The final contains Honduras, Chile, Spain and Switzerland. Spain will win the group, and Switzerland and Chile will fight for second place with Chile pulling a mild upset and knocking the Swiss out of the World Cup
Group H Teams
Manager: Vicente del Bosque
Key player: Xavi
Best: Fourth (1950)
World ranking: 1
Spain matched the feats of England and the Netherlands, qualifying for the 2010 World Cup with two qualifying group matches to spare thanks to a workmanlike 3-0 defeat of Estonia in Merida. Cesc Fabregas, Santi Cazorla and Juan Mata got the goals to make it eight straight wins, with a 1-1 draw between Bosnia-Herzegovina and Turkey ensuring the European champions’ smooth progress to the finals for the ninth straight time.
That Brazil are no longer the number one ranked side in the world is a testimony to the progress made by Spain over the last few years, and the Euro 2008 winners will be a major contender in South Africa. Picking out individuals to praise is not only difficult but very unfair to the rest of the side, but it could be argued the key to their side is Barcelona midfield duo Andres Iniesta and Xavi. Doubters and pessimists may legitimately point to the 2-0 defeat by the USA in the semi-final of the Confederations Cup in June as proof of chinks in the Spanish armour, but with that being their first loss in 35 matches – a run that equals Brazil’s world record – teams will have to employ expert aim if they are to penetrate such flaws.
Manager: Ottmar Hitzfeld
Key player: Tranquillo Barnetta
Best: Quarter-final (1934, 1938, 1954)
World ranking: 18
Switzerland got the point they needed to qualify in their final match against Israel but not without a struggle – Ottmar Hitzfeld’s side were hanging on even after their hosts had Avihay Yadin sent off after 59 minutes. The Swiss went on an eight-match unbeaten run after a surprise defeat by Luxembourg to reach the finals.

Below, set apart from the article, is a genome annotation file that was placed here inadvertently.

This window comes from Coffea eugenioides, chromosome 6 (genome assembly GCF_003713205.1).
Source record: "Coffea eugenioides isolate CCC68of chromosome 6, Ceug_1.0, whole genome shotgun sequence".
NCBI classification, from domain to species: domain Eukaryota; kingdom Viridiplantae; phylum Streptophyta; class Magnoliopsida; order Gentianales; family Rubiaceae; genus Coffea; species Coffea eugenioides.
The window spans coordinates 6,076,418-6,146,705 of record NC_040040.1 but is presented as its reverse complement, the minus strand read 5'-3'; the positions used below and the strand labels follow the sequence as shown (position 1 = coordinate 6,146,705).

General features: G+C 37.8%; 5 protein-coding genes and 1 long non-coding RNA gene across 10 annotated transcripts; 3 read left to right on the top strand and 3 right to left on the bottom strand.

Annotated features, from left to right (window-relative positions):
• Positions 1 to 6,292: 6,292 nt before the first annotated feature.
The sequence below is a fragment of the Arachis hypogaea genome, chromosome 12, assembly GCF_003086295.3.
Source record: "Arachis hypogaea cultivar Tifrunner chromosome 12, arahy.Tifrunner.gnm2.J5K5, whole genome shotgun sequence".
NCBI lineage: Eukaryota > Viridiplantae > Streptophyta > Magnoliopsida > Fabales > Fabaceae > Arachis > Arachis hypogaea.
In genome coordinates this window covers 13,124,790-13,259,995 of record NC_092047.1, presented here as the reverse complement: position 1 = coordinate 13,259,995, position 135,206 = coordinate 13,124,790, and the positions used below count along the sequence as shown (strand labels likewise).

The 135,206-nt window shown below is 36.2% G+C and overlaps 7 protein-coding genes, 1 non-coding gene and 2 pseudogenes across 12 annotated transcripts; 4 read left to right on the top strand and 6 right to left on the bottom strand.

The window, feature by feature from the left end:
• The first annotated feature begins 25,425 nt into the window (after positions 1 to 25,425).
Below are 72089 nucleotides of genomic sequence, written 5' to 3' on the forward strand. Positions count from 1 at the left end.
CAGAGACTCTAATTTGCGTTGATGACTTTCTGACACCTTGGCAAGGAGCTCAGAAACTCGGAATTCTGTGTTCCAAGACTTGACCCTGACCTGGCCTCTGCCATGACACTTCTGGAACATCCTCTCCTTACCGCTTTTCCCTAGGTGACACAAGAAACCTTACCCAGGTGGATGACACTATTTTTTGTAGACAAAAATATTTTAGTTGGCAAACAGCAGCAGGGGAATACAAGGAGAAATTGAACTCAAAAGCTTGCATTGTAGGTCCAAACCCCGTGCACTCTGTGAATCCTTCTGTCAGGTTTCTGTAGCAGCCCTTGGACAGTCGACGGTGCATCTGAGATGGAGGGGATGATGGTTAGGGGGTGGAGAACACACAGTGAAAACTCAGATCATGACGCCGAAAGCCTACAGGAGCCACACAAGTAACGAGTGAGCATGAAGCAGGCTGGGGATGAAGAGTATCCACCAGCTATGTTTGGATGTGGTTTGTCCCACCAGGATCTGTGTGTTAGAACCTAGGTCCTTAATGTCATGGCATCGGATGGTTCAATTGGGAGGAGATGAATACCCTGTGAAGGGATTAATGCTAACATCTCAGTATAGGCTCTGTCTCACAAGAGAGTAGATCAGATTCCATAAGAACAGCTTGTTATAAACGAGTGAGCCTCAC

The Swiss impressed at the last World Cup, where they did not concede a single goal prior to a second-round penalty shoot-out loss against Ukraine, and the experience that will come from co-hosting Euro 2008 should put them in good shape for South Africa. The side lacks any true world superstars but Bayer Leverkusen’s Tranquillo Barnetta and Udinese’s Gokhan Inler are a capable midfield duo and, if fit, Alexander Frei is a capable goalscorer. However, if they are to progress beyond the group stages Hitzfeld will have to weave his magic and hope all his players are on the top of their game.
Manager: Reinaldo Rueda
Key player: Wilson Palacios
Best: Round one (1982)
World ranking: 38
A 1-0 victory over El Salvador and a crucial last-minute goal by the United States against Costa Rica clinched Honduras’ place in South Africa next year. It was a close call though as they only secured their third-place finish in the group thanks to a superior goal difference to the Costa Ricans. It is only the second time they have qualified for the finals, the other being in 1982 – and it has all happened while Honduras has been in turmoil following a military coup in June.
Honduras are a rapidly improving side, boasting a number of players who ply their trade in Europe, including Tottenham midfielder Wilson Palacios and Wigan duo Hendry Thomas and Maynor Figueroa. Reaching the finals was a major feat for the side in the circumstances but it would be a monumental achievement for them to progress beyond the first round in South Africa.
Manager: Marcelo Biesla
Key player: Alexis Sanchez
Best: Third place (1962)
World ranking: 17
To be labelled the most attractive South American team when Brazil are included in the competition is some testimony to the strides Chile have made as a side. Unfortunately, they appear to lack the defensive strength to match, demonstrated through the conceding of 22 goals in qualifying, seven of which came in their two encounters with Brazil. They reached South Africa courtesy of a 4-2 victory over Colombia, with substitute Jorge Valdivia scoring one goal and creating the other three. It is Chile’s first appearance at the World Cup finals since 1998.
Argentine coach Marcelo Biesla has instilled a confidence in his side they have rarely demonstrated on the world stage, and his favouring of attacking play is admirable, if not sometimes a touch naive. The squad is an extremely young one, averaging around 23, and is forged around the creative skills of of players like Sporting Lisbon’s Matias Fernandez and Al Ain’s Jorge Valdivia and the goalscoring prowess of striker’s Alexis Sanchez of Udinese and Monterrey’s Humberto Suazo. Chile could well be one to keep an eye on and could well upset a few